Matchers are an alternative way to do assertions which are easily extensible and composable. This makes them well suited to use with more complex types (such as collections) or your own custom types. Matchers were first popularised by the Hamcrest family of frameworks.

In use

Matchers are introduced with the REQUIRE_THAT or CHECK_THAT macros, which take two arguments. The first argument is the thing (object or value) under test. The second part is a match expression, which consists of either a single matcher or one or more matchers combined using &&, || or ! operators.

For example, to assert that a string ends with a certain substring:

using Catch::Matchers::EndsWith; // or Catch::EndsWith
std::string str = getStringFromSomewhere();
REQUIRE_THAT( str, EndsWith( "as a service" ) ); 

The matcher objects can take multiple arguments, allowing more fine tuning. The built-in string matchers, for example, take a second argument specifying whether the comparison is case sensitive or not:

REQUIRE_THAT( str, EndsWith( "as a service", Catch::CaseSensitive::No ) ); 

And matchers can be combined:

    EndsWith( "as a service" ) || 
    (StartsWith( "Big data" ) && !Contains( "web scale" ) ) ); 

Built in matchers

Catch currently provides some matchers, they are in the Catch::Matchers and Catch namespaces.

String matchers

The string matchers are StartsWith, EndsWith, Contains, Equals and Matches. The first four match a literal (sub)string against a result, while Matches takes and matches an ECMAScript regex. Do note that Matches matches the string as a whole, meaning that “abc” will not match against “abcd”, but “abc.*” will.

Each of the provided std::string matchers also takes an optional second argument, that decides case sensitivity (by-default, they are case sensitive).

Vector matchers

The vector matchers are Contains, VectorContains and Equals. VectorContains looks for a single element in the matched vector, Contains looks for a set (vector) of elements inside the matched vector.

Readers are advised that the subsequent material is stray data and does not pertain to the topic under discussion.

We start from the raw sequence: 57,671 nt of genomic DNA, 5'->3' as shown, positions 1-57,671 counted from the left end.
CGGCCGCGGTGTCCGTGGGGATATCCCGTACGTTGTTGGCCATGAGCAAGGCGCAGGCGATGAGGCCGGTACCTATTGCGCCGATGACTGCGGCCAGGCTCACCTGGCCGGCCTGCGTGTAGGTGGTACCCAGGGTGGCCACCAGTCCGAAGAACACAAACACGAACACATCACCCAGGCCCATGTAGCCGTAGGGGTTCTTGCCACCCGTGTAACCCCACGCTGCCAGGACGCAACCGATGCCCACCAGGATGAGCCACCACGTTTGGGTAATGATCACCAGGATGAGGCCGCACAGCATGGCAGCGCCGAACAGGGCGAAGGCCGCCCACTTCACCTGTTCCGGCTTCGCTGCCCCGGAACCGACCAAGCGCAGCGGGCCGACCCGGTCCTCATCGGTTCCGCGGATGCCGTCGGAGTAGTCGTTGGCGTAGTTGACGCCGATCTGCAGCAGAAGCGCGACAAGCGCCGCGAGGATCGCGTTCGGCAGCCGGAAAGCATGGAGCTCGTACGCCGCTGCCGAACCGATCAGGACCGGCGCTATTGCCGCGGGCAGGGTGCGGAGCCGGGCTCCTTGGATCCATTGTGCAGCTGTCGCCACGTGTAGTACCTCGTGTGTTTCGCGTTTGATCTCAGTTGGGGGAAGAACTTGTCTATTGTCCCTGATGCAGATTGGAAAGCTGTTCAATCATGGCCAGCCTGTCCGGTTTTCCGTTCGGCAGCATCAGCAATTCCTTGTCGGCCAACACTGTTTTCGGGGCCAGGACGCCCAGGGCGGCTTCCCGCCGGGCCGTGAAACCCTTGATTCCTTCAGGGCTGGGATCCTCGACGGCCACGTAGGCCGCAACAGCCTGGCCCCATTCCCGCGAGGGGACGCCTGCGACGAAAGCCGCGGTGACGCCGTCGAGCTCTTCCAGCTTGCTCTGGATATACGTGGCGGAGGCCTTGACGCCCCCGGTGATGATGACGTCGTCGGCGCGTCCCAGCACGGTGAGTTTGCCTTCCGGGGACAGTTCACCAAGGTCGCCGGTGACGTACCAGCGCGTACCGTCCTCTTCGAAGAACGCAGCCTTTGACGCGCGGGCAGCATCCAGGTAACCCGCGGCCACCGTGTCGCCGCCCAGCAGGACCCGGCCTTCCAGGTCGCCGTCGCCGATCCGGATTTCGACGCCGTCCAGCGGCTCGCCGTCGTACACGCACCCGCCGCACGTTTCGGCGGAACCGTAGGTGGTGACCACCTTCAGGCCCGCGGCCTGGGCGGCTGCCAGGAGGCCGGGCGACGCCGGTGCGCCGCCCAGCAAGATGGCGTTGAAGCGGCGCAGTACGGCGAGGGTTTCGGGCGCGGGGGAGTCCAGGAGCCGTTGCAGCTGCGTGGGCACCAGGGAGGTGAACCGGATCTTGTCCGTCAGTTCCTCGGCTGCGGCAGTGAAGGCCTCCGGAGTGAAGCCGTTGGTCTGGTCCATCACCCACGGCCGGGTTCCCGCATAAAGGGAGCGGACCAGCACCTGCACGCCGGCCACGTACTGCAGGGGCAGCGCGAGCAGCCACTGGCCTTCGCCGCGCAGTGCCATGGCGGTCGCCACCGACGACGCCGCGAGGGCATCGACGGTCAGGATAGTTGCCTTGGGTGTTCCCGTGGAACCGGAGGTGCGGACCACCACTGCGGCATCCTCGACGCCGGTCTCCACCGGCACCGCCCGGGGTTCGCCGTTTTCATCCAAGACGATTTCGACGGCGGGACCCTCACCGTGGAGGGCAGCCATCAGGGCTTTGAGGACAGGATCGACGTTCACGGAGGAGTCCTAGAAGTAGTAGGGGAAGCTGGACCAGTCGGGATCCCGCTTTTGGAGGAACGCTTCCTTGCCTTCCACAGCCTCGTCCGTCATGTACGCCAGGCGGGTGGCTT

Floating point matchers

The floating point matchers are WithinULP and WithinAbs. WithinAbs accepts floating point numbers that are within a certain margin of target. WithinULP performs an ULP-based comparison of two floating point numbers and accepts them if they are less than certain number of ULPs apart.

Do note that ULP-based checks only make sense when both compared numbers are of the same type and WithinULP will use type of its argument as the target type. This means that WithinULP(1.f, 1) will expect to compare floats, but WithinULP(1., 1) will expect to compare doubles.

Generic matchers

Catch also aims to provide a set of generic matchers. Currently this set contains only a matcher that takes arbitrary callable predicate and applies it onto the provided object.

Because of type inference limitations, the argument type of the predicate has to be provided explicitly. Example:

REQUIRE_THAT("Hello olleH",
                 [] (std::string const& str) -> bool { return str.front() == str.back(); },
                 "First and last character should be equal")

The second argument is an optional description of the predicate, and is used only during reporting of the result.

Custom matchers

It's easy to provide your own matchers to extend Catch or just to work with your own types.

You need to provide two things:

  1. A matcher class, derived from Catch::MatcherBase<T> - where T is the type being tested. The constructor takes and stores any arguments needed (e.g. something to compare against) and you must override two methods: match() and describe().
  2. A simple builder function. This is what is actually called from the test code and allows overloading.

Here's an example for asserting that an integer falls within a given range (note that it is all inline for the sake of keeping the example short):

// The matcher class
class IntRange : public Catch::MatcherBase<int> {
    int m_begin, m_end;
    IntRange( int begin, int end ) : m_begin( begin ), m_end( end ) {}

    // Performs the test for this matcher
    virtual bool match( int const& i ) const override {
        return i >= m_begin && i <= m_end;

    // Produces a string describing what this matcher does. It should
    // include any provided data (the begin/ end in this case) and
    // be written as if it were stating a fact (in the output it will be
    // preceded by the value under test).
    virtual std::string describe() const {
        std::ostringstream ss;
        ss << "is between " << m_begin << " and " << m_end;
        return ss.str();

// The builder function
inline IntRange IsBetween( int begin, int end ) {
    return IntRange( begin, end );

// ...

// Usage
TEST_CASE("Integers are within a range")
    CHECK_THAT( 3, IsBetween( 1, 10 ) );
    CHECK_THAT( 100, IsBetween( 1, 10 ) );

Running this test gives the following in the console:

/**/TestFile.cpp:123: FAILED:
  CHECK_THAT( 100, IsBetween( 1, 10 ) )
with expansion:
  100 is between 1 and 10